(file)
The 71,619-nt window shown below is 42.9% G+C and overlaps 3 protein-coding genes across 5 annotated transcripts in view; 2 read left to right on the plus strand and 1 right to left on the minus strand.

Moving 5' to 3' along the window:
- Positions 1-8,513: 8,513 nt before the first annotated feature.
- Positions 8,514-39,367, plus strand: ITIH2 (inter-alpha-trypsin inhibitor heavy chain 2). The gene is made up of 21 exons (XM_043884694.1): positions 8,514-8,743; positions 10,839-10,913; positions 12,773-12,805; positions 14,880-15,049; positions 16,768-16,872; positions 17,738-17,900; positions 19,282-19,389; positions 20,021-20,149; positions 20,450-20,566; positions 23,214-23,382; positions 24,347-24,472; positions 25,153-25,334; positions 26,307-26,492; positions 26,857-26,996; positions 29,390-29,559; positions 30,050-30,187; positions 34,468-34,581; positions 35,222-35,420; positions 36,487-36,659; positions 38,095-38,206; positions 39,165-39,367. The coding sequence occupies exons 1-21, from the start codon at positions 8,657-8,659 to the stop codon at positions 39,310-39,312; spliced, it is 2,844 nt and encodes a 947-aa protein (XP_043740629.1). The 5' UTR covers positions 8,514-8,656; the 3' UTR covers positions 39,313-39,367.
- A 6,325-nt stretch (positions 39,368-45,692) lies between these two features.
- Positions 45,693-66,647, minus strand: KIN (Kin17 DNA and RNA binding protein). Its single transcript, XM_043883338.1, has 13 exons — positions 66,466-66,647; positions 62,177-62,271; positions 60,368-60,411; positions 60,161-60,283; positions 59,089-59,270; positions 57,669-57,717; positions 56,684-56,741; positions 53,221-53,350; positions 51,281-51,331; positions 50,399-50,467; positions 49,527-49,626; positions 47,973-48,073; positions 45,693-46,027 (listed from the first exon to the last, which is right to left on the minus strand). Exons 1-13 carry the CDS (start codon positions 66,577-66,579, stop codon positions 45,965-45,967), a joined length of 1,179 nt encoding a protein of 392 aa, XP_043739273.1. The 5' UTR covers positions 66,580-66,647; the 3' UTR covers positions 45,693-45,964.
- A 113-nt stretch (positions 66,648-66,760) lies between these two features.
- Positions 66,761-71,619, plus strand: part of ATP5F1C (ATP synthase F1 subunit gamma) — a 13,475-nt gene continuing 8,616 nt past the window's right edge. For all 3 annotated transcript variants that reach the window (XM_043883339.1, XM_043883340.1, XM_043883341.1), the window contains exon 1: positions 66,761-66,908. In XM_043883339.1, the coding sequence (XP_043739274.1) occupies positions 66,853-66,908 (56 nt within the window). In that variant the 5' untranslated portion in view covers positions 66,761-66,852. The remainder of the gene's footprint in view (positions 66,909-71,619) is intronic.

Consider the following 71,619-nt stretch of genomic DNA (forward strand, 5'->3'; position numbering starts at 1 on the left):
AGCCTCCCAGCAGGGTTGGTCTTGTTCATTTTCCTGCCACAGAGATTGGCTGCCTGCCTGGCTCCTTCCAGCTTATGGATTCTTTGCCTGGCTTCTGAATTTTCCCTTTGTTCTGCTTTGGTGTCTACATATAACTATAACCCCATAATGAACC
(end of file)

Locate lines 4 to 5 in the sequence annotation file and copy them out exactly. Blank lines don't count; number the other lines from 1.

- Positions 8,514-39,367, plus strand: ITIH2 (inter-alpha-trypsin inhibitor heavy chain 2). The gene is made up of 21 exons (XM_043884694.1): positions 8,514-8,743; positions 10,839-10,913; positions 12,773-12,805; positions 14,880-15,049; positions 16,768-16,872; positions 17,738-17,900; positions 19,282-19,389; positions 20,021-20,149; positions 20,450-20,566; positions 23,214-23,382; positions 24,347-24,472; positions 25,153-25,334; positions 26,307-26,492; positions 26,857-26,996; positions 29,390-29,559; positions 30,050-30,187; positions 34,468-34,581; positions 35,222-35,420; positions 36,487-36,659; positions 38,095-38,206; positions 39,165-39,367. The coding sequence occupies exons 1-21, from the start codon at positions 8,657-8,659 to the stop codon at positions 39,310-39,312; spliced, it is 2,844 nt and encodes a 947-aa protein (XP_043740629.1). The 5' UTR covers positions 8,514-8,656; the 3' UTR covers positions 39,313-39,367.
- A 6,325-nt stretch (positions 39,368-45,692) lies between these two features.